Seal of the  State of Connecticut, Office of the State Comptroller

STATE OF CONNECTICUT

NANCY WYMAN
COMPTROLLER

OFFICE OF THE STATE COMPTROLLER
55 ELM STREET
HARTFORD, CONNECTICUT 06106-1775

MARK OJAKIAN
DEPUTY COMPTROLLER
Wyman Announces Plan to Address Budget Deficit
Contact: Kevin Lembo
860-702-3306

Hartford, CT - State Comptroller Nancy Wyman today announced her plan to address the state budget deficit without state employee layoffs. Wyman's proposal effectively balances necessary budget reductions and revenue enhancements without creating a disproportionate burden or impact in any one area.

"I believe in the ability of the people of the state of Connecticut to understand the fiscal problems facing our state", Wyman said. "I also believe in their willingness to be part of the solution."

The Wyman plan addresses a projected a Fiscal Year 2004 deficit of $1 billion. This projection is based on revenues and expenditures following historical growth trends observed during periods of moderate economic growth. The plan also mitigates the Fiscal Year 2003 deficit.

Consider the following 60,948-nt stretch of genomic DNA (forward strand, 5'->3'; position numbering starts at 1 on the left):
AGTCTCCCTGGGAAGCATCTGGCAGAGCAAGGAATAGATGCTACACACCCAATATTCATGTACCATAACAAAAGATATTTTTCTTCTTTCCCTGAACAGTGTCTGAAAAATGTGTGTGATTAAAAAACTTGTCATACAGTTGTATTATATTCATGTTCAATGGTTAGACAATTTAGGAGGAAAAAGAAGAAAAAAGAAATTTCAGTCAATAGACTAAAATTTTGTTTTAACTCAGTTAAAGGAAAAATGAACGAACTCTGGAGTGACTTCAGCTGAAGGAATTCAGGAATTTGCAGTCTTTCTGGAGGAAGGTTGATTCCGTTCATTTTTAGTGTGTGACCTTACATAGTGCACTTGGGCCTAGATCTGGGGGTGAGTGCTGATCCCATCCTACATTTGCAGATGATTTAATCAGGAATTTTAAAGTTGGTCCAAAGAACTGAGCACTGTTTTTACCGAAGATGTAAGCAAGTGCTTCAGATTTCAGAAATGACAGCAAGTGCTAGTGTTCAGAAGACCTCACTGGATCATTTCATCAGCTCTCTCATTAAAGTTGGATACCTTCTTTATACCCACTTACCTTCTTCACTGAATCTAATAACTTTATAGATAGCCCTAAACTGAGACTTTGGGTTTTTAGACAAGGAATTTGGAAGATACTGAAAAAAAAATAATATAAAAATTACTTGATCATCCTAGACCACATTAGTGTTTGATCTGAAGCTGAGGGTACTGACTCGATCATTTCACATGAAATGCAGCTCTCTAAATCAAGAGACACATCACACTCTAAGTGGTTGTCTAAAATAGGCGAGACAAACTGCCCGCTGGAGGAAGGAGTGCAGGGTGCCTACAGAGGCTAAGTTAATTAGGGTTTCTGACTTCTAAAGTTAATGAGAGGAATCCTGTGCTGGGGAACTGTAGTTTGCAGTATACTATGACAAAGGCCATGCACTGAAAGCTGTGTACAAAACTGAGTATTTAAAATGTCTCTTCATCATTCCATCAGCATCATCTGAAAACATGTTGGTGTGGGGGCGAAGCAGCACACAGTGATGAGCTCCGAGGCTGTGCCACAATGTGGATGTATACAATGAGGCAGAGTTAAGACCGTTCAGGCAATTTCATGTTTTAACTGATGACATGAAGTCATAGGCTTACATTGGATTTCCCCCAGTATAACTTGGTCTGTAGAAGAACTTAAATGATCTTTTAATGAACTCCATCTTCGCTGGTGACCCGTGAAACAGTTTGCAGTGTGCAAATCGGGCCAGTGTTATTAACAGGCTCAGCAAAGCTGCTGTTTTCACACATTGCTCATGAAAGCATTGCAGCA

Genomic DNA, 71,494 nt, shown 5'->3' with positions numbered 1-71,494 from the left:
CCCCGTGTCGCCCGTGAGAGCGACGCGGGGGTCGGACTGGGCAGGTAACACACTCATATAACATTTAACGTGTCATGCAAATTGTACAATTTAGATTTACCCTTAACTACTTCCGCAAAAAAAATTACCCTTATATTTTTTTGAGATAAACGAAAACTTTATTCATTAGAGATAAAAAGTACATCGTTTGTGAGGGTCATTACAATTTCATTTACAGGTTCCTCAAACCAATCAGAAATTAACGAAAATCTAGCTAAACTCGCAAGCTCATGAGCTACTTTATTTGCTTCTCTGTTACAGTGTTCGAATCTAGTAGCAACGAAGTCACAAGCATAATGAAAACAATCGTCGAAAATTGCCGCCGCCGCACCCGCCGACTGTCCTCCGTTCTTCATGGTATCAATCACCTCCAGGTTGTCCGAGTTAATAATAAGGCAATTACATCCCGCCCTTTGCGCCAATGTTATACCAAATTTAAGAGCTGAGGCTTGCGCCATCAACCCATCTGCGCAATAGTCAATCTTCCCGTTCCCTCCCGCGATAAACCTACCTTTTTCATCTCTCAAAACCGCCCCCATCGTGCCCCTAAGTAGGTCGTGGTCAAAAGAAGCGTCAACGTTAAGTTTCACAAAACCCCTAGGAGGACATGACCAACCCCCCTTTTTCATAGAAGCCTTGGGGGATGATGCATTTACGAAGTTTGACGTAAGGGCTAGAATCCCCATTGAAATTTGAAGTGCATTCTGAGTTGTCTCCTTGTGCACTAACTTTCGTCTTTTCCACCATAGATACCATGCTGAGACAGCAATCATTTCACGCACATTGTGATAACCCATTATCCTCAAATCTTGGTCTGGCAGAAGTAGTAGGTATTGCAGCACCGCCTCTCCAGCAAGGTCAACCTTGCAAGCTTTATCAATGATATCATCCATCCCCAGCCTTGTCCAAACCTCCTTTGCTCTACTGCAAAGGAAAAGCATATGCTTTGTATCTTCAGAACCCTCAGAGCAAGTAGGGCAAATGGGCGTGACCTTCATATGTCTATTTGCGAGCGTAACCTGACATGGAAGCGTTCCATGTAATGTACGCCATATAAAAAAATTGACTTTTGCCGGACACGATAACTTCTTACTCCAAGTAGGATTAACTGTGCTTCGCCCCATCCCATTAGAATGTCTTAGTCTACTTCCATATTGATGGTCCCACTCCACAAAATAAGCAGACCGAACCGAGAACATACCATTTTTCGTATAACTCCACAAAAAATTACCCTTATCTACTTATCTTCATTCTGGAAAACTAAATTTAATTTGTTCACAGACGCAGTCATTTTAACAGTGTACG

"To eliminate a deficit of this size will require shared sacrifice", Wyman said. "Changes are necessary in both spending and revenues which can be achieved without negatively impacting the lives of 3,000 state employees and their families."

This proposal is weighted toward spending reductions totaling $560 million and revenue enhancements totaling $440 million.

"This proposal should serve as a discussion piece for all parties and, it is my hope, that it will accelerate progress toward a resolution. As always, I put the resources of my staff at the disposal of the Governor, the Legislature and the State Employee Unions as they take up this difficult task," Wyman said.

 seal of state of connecticut, comptroller's office

THE COMPTROLLER'S COMPREHENSIVE PLAN
TO BALANCE THE BUDGET WITHOUT LAYOFFS

I am presently projecting a Fiscal Year 2004 deficit of $1 billion. This projection is based on revenues and expenditures following historical growth trends observed during periods of moderate economic growth. The estimate further assumes that no Fiscal Year 2003 deficit is brought forward to Fiscal Year 2004. My plan provides for the elimination of the Fiscal Year 2003 deficit.